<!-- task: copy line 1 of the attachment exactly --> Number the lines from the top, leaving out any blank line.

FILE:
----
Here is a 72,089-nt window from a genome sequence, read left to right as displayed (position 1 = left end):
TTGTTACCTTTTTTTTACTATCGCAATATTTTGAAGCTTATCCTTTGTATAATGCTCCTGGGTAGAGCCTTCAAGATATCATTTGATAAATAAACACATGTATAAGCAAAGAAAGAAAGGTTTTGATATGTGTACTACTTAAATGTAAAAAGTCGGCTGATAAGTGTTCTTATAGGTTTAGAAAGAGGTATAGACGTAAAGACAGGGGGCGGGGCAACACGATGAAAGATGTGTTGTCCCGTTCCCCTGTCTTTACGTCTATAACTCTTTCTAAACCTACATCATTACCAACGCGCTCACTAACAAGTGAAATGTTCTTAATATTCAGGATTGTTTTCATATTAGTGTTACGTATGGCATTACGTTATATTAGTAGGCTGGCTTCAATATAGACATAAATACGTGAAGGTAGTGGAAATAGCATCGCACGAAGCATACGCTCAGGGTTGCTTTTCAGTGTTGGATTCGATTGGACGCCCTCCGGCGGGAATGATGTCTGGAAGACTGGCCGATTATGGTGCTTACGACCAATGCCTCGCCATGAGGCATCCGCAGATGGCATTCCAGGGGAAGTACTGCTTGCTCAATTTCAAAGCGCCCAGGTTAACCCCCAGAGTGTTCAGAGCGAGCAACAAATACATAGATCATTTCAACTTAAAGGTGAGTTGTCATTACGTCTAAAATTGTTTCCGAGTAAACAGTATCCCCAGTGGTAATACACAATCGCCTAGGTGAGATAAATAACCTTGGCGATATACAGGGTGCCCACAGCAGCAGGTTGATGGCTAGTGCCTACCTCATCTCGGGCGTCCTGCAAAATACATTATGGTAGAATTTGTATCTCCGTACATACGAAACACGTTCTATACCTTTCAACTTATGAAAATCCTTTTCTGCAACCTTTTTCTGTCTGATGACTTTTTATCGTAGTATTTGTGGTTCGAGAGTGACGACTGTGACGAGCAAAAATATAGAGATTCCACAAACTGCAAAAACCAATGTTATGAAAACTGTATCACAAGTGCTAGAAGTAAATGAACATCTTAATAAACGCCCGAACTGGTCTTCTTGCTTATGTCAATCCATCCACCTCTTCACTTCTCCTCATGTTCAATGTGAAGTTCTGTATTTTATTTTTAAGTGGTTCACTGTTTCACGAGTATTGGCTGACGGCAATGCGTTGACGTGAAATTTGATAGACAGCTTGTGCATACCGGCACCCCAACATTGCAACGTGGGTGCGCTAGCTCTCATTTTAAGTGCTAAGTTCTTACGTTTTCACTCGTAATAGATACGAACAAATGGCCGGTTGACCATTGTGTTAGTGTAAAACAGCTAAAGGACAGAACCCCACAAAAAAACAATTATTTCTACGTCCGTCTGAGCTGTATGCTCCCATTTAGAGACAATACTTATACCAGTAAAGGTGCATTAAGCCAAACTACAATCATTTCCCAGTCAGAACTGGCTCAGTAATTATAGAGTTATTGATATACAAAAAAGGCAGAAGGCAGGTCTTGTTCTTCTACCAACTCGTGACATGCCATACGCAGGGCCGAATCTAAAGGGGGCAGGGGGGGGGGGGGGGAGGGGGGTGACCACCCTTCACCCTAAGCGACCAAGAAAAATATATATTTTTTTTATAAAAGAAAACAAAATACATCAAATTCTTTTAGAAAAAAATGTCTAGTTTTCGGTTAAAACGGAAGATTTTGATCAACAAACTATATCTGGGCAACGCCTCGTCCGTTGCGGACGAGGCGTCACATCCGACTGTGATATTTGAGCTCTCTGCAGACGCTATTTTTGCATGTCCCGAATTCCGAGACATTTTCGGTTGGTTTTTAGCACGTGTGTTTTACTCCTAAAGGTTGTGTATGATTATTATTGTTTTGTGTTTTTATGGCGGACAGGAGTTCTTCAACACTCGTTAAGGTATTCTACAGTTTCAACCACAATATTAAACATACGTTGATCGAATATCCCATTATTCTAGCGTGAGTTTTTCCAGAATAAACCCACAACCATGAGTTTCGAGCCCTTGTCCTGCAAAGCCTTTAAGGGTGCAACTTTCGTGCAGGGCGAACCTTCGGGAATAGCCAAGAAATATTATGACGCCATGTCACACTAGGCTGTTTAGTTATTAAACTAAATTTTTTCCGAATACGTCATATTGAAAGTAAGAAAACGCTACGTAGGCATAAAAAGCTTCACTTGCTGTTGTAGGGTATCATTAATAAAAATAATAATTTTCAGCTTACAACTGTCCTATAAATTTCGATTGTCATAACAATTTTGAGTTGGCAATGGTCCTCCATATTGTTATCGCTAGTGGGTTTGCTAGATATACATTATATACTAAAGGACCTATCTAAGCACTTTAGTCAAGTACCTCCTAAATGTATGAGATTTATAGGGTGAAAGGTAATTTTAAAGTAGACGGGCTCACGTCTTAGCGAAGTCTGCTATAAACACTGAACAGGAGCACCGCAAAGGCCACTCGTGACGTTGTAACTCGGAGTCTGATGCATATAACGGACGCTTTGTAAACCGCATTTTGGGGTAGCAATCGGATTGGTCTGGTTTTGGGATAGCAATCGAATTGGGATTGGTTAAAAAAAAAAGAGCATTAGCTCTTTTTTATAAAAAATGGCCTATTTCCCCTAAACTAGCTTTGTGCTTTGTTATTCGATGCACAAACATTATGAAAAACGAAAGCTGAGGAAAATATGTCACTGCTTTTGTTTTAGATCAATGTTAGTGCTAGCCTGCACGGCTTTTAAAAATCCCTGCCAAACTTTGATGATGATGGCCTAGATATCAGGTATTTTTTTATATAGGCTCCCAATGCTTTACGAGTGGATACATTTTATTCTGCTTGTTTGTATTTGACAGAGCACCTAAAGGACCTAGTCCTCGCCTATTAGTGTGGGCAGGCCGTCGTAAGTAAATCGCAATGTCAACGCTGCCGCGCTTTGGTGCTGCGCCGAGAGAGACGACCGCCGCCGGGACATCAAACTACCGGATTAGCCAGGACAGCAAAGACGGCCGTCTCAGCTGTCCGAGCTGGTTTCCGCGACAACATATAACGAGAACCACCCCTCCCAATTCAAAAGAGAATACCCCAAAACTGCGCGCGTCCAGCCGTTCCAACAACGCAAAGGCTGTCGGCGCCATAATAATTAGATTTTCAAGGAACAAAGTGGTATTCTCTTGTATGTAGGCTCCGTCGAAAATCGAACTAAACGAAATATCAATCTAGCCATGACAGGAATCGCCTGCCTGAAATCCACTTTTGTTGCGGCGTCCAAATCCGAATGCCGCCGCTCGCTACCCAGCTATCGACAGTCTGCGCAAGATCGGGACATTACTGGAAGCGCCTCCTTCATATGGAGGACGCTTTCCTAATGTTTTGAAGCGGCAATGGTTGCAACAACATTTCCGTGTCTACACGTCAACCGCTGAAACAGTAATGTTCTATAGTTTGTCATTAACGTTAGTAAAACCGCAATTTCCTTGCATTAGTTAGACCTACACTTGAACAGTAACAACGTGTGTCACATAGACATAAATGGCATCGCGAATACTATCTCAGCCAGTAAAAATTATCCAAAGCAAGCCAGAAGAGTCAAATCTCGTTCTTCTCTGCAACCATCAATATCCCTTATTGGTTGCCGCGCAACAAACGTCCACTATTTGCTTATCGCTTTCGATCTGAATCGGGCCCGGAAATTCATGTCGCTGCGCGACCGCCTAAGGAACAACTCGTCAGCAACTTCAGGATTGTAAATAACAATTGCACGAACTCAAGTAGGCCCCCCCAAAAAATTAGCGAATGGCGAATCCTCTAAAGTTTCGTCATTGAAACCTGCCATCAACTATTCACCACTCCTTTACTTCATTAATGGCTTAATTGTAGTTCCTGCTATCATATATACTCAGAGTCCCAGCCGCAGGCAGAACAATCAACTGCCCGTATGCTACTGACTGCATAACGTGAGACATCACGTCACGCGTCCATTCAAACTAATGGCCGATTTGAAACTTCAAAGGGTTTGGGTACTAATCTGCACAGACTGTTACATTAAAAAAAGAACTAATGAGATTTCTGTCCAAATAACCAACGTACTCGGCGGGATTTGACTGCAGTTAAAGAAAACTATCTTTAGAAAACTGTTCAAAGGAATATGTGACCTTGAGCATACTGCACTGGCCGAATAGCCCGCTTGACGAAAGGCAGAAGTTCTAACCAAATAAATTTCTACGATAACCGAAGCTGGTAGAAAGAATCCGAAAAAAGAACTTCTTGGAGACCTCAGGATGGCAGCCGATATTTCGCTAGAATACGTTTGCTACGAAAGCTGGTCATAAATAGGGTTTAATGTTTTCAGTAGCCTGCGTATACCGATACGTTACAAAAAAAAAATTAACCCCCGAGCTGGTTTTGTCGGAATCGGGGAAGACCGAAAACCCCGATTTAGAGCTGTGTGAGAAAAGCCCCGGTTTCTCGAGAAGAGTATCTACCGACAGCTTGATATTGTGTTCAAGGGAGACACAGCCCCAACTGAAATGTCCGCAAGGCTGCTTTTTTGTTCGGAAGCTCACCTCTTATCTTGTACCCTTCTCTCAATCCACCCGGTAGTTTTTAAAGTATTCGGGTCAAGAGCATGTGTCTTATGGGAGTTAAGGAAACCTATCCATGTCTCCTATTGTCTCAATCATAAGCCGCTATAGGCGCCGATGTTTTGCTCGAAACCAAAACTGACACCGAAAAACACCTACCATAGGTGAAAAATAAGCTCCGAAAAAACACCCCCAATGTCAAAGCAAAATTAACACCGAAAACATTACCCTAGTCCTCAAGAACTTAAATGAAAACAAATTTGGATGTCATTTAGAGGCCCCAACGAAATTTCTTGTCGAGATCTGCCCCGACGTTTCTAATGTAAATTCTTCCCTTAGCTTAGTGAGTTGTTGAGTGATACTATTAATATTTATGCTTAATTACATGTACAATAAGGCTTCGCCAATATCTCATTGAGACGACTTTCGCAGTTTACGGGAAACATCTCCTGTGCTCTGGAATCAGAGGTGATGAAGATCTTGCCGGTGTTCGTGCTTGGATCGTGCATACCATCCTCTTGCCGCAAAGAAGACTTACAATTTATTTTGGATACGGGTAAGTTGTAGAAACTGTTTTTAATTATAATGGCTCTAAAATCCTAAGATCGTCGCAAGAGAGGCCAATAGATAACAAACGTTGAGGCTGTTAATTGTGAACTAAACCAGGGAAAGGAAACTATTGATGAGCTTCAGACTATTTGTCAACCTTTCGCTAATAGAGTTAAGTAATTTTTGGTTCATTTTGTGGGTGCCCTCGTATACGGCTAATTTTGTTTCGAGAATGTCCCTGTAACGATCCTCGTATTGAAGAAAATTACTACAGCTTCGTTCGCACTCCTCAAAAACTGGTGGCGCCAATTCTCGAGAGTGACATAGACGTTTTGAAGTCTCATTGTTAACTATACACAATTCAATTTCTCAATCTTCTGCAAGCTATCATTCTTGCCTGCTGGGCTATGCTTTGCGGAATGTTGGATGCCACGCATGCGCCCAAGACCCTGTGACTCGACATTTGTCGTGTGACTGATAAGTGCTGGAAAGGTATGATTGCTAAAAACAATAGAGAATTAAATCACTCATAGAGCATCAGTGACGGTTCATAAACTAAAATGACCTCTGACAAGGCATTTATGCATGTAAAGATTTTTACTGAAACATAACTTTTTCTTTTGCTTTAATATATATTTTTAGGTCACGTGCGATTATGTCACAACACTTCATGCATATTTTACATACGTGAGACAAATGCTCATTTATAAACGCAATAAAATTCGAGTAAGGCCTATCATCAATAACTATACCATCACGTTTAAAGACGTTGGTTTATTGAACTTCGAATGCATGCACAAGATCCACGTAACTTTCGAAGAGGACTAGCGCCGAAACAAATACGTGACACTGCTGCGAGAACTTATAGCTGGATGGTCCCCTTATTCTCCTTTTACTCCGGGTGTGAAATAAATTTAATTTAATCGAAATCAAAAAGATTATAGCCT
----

Here is a 72,089-nt window from a genome sequence, read left to right as displayed (position 1 = left end):